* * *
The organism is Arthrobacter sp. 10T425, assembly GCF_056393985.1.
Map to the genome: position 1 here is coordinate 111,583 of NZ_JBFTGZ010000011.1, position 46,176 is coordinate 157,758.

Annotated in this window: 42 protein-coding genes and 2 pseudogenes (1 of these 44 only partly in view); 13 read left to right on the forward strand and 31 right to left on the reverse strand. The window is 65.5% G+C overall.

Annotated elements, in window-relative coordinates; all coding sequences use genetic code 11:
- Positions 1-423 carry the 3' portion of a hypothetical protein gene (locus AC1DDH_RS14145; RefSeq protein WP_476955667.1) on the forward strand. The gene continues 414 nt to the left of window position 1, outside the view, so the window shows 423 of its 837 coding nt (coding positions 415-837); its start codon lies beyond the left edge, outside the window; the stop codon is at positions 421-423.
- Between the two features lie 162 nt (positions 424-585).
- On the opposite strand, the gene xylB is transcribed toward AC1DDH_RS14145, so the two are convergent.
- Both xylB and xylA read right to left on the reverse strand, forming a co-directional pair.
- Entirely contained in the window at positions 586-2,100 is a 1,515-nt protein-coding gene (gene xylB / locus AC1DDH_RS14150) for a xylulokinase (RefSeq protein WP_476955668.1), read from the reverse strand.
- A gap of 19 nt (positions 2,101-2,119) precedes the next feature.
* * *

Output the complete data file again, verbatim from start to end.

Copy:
The organism is Arthrobacter sp. 10T425, assembly GCF_056393985.1.
Map to the genome: position 1 here is coordinate 111,583 of NZ_JBFTGZ010000011.1, position 46,176 is coordinate 157,758.

Annotated in this window: 42 protein-coding genes and 2 pseudogenes (1 of these 44 only partly in view); 13 read left to right on the forward strand and 31 right to left on the reverse strand. The window is 65.5% G+C overall.

Annotated elements, in window-relative coordinates; all coding sequences use genetic code 11:
- Positions 1-423 carry the 3' portion of a hypothetical protein gene (locus AC1DDH_RS14145; RefSeq protein WP_476955667.1) on the forward strand. The gene continues 414 nt to the left of window position 1, outside the view, so the window shows 423 of its 837 coding nt (coding positions 415-837); its start codon lies beyond the left edge, outside the window; the stop codon is at positions 421-423.
- Between the two features lie 162 nt (positions 424-585).
- On the opposite strand, the gene xylB is transcribed toward AC1DDH_RS14145, so the two are convergent.
- Both xylB and xylA read right to left on the reverse strand, forming a co-directional pair.
- Entirely contained in the window at positions 586-2,100 is a 1,515-nt protein-coding gene (gene xylB / locus AC1DDH_RS14150) for a xylulokinase (RefSeq protein WP_476955668.1), read from the reverse strand.
- A gap of 19 nt (positions 2,101-2,119) precedes the next feature.